Regenerative Medicine (GMS6334)

Epigenetics of Human Disease and Development (BCH7412)

Advanced Gene Regulation (BCH7410)

Molecular Therapy series (GMS6251-6253)

Fundamentals of Biomedical Science Education (GMS7950)

Mitochondrial Biology and Aging (GMS6622)

Team Science (GMS6945)

Genomics and Bioinformatics (GMS6231)

Biological Drug Development (GMS6506)

Organization of Cells and Tissue (GMS6635)

Advanced Applications of Bioinformatics (GMS6232)

Fundamentals of Neuroscience (GM6007)

Statistical Methods in Res. I (STA6166) or Stat in Health Sciences (PHC6050/6052)

Advanced Molecular Virology (GMS7133)

Translational Research and Therapeutics (GMS6847)

Signal Transduction (GMS6051)

R Functional Genomics (BSC6438)

Cell Biology of Aging (GMS6063)

Principles of Immunology (GMS6140)

Genes and Immunotherapy (GMS6132)

Developmental Genetics (GMS6013)

Mechanisms of Aging (GMS6063)

Recent Advances in Cancer Metastatis (GMS6338)

Advanced Stem Cell Biology: Tissue Engineering (GMS6335)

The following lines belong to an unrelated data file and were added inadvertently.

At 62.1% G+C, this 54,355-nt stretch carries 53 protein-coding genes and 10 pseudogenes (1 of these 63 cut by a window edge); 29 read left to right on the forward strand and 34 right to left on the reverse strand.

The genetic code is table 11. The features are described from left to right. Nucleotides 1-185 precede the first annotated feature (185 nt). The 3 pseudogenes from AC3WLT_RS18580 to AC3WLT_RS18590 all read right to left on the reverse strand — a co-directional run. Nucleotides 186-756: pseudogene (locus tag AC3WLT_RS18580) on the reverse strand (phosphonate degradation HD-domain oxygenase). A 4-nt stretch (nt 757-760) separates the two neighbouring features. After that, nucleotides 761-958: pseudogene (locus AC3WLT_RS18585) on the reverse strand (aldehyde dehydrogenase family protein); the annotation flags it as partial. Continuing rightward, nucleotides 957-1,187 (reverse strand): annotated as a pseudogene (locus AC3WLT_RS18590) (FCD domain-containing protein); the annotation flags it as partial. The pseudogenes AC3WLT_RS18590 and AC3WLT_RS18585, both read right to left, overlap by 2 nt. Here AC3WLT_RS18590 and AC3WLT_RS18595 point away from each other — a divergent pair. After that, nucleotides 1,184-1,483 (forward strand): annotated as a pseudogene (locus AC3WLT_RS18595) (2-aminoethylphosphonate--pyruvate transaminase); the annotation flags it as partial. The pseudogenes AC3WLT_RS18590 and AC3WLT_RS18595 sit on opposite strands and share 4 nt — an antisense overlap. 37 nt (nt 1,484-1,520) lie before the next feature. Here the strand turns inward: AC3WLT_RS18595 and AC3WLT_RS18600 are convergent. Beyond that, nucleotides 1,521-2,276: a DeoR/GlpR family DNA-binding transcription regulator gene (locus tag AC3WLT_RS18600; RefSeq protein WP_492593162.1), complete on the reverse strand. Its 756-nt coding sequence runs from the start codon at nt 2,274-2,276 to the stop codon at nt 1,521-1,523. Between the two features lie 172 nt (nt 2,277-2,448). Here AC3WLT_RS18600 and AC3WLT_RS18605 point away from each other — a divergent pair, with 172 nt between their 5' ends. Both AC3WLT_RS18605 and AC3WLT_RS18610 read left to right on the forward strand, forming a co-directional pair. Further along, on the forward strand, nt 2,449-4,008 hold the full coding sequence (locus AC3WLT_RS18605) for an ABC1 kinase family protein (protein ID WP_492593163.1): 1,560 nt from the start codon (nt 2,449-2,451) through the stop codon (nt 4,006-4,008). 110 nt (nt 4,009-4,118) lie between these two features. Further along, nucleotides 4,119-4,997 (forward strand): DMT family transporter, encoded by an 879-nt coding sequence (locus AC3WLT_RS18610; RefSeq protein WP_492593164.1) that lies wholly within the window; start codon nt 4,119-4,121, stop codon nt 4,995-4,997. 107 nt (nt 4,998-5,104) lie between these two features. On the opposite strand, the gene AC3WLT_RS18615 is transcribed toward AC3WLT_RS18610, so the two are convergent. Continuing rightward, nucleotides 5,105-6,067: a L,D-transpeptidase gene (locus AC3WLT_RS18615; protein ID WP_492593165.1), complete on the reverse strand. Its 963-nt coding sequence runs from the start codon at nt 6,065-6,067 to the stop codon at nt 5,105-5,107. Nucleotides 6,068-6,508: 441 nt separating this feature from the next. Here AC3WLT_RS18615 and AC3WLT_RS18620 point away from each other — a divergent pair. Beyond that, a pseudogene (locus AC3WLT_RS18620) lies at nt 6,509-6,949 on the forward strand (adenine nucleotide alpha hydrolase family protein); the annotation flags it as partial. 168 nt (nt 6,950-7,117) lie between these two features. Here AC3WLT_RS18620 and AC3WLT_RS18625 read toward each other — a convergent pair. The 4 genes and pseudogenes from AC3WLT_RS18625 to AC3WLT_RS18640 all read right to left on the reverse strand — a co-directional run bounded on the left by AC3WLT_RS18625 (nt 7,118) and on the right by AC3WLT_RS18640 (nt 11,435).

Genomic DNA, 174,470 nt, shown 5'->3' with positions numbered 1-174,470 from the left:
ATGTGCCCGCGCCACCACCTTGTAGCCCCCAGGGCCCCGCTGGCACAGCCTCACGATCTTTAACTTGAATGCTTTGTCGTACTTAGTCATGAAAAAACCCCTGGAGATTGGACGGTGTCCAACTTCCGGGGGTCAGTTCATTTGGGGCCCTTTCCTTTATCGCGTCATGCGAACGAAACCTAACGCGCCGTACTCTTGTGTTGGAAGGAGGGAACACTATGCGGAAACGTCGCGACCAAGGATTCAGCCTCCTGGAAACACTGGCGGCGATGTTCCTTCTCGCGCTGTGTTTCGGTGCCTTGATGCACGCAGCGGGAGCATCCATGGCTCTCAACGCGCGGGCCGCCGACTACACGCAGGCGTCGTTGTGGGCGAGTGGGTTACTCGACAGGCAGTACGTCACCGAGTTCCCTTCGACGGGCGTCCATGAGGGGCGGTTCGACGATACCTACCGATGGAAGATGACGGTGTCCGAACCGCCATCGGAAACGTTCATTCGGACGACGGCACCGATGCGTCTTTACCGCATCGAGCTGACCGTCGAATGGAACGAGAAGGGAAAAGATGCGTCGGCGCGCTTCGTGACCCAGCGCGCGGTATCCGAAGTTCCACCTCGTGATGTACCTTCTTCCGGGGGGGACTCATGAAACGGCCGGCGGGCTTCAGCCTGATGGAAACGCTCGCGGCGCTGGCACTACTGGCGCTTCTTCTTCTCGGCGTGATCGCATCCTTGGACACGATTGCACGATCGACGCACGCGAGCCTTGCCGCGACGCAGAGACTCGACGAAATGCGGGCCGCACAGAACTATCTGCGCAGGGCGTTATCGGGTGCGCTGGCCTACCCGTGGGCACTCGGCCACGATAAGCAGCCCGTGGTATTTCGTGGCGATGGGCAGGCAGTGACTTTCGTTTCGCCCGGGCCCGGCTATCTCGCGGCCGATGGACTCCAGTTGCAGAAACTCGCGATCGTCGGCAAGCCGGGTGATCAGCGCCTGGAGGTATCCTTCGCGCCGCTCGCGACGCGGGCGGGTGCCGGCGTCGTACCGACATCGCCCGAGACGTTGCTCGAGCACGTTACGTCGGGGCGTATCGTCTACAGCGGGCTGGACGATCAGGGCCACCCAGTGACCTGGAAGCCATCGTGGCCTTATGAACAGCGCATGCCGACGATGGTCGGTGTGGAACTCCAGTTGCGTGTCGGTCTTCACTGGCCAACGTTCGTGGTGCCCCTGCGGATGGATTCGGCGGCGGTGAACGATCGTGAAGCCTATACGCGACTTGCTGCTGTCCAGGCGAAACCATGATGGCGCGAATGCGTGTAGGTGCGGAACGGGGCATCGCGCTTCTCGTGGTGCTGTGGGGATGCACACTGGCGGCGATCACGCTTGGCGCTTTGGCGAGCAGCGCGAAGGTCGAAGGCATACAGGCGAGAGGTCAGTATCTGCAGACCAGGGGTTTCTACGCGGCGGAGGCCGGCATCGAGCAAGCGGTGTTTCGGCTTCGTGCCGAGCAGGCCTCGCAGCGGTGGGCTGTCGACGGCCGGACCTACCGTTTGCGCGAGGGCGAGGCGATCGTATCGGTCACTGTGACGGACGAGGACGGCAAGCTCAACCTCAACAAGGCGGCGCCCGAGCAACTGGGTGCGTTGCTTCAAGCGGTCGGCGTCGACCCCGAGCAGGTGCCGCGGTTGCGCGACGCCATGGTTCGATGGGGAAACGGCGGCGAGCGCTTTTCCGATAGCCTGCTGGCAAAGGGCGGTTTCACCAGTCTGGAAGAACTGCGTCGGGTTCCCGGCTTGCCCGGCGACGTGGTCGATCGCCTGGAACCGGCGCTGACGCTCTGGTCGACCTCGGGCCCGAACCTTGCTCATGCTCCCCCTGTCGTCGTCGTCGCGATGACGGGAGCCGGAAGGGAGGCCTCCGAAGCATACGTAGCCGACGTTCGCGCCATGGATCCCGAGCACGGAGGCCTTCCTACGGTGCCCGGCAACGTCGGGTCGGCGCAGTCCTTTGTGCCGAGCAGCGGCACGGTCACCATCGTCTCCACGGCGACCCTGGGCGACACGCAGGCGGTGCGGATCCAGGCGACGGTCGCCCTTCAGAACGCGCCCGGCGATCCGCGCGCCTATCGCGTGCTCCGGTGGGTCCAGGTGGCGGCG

GMS 5905 Special Topics: Genetics Grant Writing (1 credit) typically taken after the end of the 2nd year, to prepare for the Qualifying Exam written proposal. This is a graded 1-credit course that counts toward the coursework requirement.

Most Genetics students take at least half of the 6 credits in the second year, but they can be spread throughout the training as well.

The Faculty and Their Research

For a list of faculty members in the Genetics advanced program, please click here.

Meet Eric Wang, Ph.D. and learn about his research in RNA regulation.

Alumni Spotlight

Meet Dr. Angela McCall, a 2017 Genetics Concentration graduate:

Student Outcomes

The Genetics concentration has graduated over 100 PhDs in 22 years, with an average of 1.7 first-author papers and 2.7 co-authorships per student.  The average time to graduation is 5.3 years.  Our students have successfully competed for fellowships, such as from the NIH, American Heart Association and UF’s Clinical and Translational TL1 program. In addition, students often attain positions on UF Health Science Center NIH T32 training grants. Students who are awarded an individual fellowship receive a bonus for each semester that he/she holds the award.

From the first 12 years of the program, initial career distribution was about 60% academia (tenure track and non-tenure track), 20% industry, 20% other (e.g. government lab/institute, science law, clinical research, clinical lab director, science policy, science business administration, non-profit foundations). In more recent years, 60-70% of graduates are starting their careers in industry (biotechnology, pharmaceutical companies), with fewer in academia and the other directions.